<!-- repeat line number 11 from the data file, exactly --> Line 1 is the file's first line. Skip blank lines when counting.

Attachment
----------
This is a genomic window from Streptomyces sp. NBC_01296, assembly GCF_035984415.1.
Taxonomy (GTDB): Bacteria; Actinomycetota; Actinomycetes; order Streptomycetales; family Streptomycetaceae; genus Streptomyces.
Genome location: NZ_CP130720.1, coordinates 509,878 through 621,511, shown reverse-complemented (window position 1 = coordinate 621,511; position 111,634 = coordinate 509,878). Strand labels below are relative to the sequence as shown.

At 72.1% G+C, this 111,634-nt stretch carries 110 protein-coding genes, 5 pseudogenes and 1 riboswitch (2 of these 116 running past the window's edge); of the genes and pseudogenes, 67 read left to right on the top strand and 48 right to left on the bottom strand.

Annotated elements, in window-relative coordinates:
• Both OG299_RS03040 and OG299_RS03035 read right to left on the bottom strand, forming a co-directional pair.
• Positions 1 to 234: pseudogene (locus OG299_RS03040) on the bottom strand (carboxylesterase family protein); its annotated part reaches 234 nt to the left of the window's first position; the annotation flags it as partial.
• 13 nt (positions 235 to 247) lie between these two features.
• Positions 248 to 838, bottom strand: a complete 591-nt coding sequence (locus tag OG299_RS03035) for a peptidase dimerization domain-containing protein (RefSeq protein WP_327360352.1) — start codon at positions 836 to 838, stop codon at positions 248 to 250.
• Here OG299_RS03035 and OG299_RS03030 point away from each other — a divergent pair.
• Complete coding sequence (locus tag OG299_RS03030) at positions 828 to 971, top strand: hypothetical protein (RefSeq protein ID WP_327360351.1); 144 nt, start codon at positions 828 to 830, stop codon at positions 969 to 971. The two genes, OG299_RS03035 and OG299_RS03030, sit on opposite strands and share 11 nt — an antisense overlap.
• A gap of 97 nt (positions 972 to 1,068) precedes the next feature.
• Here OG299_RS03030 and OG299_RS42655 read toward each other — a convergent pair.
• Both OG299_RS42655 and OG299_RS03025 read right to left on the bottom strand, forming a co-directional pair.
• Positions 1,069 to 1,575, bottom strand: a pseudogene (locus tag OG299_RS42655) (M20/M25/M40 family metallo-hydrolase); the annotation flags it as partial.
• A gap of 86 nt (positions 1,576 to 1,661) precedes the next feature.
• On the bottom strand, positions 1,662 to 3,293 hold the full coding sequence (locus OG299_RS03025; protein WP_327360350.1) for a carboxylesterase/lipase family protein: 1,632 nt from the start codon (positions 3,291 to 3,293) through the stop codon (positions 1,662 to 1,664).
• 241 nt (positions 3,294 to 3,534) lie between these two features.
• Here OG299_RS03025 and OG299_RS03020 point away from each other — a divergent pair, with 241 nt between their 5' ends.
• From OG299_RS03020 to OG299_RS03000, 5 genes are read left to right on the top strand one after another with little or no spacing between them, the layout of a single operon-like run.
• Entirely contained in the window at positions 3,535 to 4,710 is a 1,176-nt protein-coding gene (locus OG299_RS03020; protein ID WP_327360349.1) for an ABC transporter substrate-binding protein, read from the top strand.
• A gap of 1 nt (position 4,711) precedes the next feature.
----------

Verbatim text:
• Complete coding sequence (locus tag OG299_RS03030) at positions 828 to 971, top strand: hypothetical protein (RefSeq protein ID WP_327360351.1); 144 nt, start codon at positions 828 to 830, stop codon at positions 969 to 971. The two genes, OG299_RS03035 and OG299_RS03030, sit on opposite strands and share 11 nt — an antisense overlap.